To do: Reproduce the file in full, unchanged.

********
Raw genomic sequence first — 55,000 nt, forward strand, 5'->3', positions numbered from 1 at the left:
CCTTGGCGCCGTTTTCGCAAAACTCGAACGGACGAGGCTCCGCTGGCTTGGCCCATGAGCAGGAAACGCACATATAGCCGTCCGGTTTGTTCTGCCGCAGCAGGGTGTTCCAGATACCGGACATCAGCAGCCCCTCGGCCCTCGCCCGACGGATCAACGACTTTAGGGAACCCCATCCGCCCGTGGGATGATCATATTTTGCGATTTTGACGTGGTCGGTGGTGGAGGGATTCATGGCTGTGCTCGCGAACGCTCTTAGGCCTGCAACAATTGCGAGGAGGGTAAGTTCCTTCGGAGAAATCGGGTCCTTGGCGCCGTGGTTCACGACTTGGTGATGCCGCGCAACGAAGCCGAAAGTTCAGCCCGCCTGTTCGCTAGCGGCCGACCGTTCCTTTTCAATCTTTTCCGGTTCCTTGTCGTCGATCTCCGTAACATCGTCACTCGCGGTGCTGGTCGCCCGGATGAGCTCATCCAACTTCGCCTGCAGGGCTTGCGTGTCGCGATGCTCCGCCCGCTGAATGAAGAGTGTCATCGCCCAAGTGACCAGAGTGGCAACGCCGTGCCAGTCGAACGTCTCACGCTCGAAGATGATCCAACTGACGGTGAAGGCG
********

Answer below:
Raw genomic sequence first — 55,000 nt, forward strand, 5'->3', positions numbered from 1 at the left:
CCTTGGCGCCGTTTTCGCAAAACTCGAACGGACGAGGCTCCGCTGGCTTGGCCCATGAGCAGGAAACGCACATATAGCCGTCCGGTTTGTTCTGCCGCAGCAGGGTGTTCCAGATACCGGACATCAGCAGCCCCTCGGCCCTCGCCCGACGGATCAACGACTTTAGGGAACCCCATCCGCCCGTGGGATGATCATATTTTGCGATTTTGACGTGGTCGGTGGTGGAGGGATTCATGGCTGTGCTCGCGAACGCTCTTAGGCCTGCAACAATTGCGAGGAGGGTAAGTTCCTTCGGAGAAATCGGGTCCTTGGCGCCGTGGTTCACGACTTGGTGATGCCGCGCAACGAAGCCGAAAGTTCAGCCCGCCTGTTCGCTAGCGGCCGACCGTTCCTTTTCAATCTTTTCCGGTTCCTTGTCGTCGATCTCCGTAACATCGTCACTCGCGGTGCTGGTCGCCCGGATGAGCTCATCCAACTTCGCCTGCAGGGCTTGCGTGTCGCGATGCTCCGCCCGCTGAATGAAGAGTGTCATCGCCCAAGTGACCAGAGTGGCAACGCCGTGCCAGTCGAACGTCTCACGCTCGAAGATGATCCAACTGACGGTGAAGGCG